Repository URL:
http://philsci-archive.pitt.edu/id/eprint/11599
Author(s):
Belot, Gordon
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preprint description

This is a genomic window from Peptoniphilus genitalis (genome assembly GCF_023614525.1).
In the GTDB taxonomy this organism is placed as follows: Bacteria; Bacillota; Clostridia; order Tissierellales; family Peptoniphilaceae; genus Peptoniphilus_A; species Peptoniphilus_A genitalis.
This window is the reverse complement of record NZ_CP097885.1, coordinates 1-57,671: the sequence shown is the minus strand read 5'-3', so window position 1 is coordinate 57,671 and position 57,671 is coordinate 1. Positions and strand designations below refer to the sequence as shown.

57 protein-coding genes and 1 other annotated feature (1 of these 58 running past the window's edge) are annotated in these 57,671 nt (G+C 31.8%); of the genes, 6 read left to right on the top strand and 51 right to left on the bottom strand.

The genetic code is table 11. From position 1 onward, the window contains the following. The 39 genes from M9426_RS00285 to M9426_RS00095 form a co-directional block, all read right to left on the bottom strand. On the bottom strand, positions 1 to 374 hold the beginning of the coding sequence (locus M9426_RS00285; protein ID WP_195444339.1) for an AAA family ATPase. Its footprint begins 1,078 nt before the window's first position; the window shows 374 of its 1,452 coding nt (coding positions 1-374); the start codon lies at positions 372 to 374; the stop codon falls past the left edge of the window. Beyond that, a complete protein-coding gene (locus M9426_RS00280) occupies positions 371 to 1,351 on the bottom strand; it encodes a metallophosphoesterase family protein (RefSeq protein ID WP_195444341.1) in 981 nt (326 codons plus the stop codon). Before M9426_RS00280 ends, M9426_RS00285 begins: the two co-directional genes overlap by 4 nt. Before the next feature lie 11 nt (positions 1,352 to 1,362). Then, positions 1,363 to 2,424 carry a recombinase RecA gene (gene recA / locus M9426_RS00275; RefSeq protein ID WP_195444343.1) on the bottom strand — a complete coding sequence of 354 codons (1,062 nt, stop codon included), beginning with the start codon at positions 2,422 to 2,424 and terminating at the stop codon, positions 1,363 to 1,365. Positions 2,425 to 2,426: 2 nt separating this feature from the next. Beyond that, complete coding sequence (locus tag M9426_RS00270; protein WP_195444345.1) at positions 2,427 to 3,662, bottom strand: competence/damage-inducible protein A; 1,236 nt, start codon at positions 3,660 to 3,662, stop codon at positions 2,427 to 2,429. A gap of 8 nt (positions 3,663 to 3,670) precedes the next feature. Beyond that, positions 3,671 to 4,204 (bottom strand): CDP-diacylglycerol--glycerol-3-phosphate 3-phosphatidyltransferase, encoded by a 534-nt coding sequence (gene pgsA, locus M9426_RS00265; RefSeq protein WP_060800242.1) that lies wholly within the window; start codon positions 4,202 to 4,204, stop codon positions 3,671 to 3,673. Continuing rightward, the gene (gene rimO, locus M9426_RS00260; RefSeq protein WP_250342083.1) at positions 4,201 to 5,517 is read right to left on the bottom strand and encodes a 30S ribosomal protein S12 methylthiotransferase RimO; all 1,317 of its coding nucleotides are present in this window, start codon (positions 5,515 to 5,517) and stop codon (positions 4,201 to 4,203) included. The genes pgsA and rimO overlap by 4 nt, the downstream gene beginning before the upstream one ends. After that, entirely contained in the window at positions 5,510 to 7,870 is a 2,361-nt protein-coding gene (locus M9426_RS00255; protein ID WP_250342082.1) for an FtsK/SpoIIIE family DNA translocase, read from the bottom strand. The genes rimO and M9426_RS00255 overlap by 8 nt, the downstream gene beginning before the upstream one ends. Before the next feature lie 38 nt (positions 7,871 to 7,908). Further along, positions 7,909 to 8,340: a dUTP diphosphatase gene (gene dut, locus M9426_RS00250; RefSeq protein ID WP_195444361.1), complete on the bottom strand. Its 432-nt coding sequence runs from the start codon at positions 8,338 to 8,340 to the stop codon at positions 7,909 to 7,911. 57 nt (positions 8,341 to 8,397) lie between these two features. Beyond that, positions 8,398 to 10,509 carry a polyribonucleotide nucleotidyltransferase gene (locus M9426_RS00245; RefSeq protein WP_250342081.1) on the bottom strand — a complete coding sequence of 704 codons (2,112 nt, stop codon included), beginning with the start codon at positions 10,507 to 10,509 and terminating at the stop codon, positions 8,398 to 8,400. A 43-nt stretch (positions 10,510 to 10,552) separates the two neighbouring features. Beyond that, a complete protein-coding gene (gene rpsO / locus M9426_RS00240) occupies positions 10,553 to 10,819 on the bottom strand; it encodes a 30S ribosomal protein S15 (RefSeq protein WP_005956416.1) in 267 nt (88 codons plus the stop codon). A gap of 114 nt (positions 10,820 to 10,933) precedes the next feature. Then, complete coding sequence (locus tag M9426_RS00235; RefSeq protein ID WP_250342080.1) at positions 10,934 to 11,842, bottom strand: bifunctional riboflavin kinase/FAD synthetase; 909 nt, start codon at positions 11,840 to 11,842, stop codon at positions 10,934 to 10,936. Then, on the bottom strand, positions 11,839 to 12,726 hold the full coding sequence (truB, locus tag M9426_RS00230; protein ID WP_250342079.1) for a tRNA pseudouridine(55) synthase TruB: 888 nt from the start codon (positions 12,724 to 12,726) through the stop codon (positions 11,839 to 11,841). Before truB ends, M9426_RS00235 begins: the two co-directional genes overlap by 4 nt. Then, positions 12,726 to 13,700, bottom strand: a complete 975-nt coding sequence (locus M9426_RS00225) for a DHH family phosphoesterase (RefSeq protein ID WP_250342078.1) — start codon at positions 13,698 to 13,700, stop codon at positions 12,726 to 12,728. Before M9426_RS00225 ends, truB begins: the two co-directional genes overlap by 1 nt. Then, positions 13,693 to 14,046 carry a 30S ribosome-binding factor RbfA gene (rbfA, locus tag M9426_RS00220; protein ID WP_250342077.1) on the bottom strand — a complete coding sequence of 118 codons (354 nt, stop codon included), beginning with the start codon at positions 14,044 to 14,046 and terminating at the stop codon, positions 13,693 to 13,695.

The twin goals of this essay are: (i) to investigate a family of cases in which the goal of guaranteed convergence to the truth is beyond our reach; and (ii) to argue that each of three strands prominent in contemporary epistemological thought has undesirable consequences when confronted with the existence of such problems. Approaches that follow Reichenbach in taking guaranteed convergence to the truth to be the characteristic virtue of good methods face a vicious closure problem. Approaches on which there is a unique rational doxastic response to any given body of evidence can avoid incoherence only by rendering epistemology a curiously limited enterprise. Bayesian approaches rule out humility about one's prospects of success in certain situations in which failure is typical.

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